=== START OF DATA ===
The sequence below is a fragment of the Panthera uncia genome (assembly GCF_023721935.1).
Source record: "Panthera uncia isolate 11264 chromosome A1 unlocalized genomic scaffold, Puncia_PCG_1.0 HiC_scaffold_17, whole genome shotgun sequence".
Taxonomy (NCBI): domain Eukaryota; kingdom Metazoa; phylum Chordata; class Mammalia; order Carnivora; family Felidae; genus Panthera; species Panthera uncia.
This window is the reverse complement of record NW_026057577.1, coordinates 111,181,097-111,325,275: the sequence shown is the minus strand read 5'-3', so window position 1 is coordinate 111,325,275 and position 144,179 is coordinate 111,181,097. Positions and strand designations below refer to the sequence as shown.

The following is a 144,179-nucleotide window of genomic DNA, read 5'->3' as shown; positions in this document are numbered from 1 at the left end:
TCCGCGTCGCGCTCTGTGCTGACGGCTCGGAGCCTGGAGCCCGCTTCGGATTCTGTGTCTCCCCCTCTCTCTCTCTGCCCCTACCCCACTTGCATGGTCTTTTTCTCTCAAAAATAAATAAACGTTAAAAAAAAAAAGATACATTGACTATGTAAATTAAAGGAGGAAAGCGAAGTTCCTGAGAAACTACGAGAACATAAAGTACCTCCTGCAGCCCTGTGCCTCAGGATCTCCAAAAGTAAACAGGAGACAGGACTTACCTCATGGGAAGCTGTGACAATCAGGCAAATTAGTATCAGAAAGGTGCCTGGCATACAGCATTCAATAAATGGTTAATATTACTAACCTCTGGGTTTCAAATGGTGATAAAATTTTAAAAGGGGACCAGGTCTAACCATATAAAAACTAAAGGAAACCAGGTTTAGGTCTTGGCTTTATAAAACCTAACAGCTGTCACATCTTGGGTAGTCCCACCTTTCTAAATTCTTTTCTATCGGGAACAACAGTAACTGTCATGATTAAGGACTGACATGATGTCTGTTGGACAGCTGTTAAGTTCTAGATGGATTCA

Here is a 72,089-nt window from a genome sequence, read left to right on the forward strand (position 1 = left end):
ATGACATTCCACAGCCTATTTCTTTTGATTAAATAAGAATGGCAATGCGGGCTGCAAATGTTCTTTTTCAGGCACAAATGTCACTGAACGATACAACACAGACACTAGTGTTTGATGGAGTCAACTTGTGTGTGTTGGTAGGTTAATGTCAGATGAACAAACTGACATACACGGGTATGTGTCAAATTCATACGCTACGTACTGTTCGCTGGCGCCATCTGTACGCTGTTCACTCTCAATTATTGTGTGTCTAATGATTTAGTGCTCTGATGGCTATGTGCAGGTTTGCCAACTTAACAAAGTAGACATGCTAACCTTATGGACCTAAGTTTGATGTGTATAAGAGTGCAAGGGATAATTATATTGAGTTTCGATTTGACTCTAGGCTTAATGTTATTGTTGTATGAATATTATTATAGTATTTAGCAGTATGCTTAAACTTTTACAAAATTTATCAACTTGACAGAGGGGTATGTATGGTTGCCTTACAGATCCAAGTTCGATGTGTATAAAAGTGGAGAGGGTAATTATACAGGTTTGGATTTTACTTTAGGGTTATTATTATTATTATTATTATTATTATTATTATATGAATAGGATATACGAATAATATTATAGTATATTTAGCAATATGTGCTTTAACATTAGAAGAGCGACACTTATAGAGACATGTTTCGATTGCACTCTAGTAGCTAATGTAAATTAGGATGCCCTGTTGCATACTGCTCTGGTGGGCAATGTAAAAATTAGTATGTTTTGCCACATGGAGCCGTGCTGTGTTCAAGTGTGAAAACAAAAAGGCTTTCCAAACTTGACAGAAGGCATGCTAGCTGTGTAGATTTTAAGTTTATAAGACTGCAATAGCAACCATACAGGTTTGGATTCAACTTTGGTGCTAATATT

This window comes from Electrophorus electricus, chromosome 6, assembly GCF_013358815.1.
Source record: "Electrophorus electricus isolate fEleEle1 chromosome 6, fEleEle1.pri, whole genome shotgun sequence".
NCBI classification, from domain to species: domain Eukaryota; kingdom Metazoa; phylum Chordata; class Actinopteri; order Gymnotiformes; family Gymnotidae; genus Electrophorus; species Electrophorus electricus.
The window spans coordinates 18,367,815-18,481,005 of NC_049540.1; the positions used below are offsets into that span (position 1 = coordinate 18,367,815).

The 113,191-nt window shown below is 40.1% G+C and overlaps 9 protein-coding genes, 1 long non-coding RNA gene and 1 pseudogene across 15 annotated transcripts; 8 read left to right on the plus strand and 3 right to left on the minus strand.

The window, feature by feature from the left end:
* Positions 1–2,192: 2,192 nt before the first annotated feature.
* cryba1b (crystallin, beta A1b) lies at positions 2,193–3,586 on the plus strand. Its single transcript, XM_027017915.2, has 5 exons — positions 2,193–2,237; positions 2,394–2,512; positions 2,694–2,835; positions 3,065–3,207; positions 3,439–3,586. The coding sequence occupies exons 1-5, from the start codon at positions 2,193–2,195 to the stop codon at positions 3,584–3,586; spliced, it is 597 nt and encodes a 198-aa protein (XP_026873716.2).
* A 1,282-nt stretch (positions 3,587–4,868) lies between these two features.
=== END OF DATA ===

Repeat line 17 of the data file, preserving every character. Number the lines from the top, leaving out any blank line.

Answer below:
* A 1,282-nt stretch (positions 3,587–4,868) lies between these two features.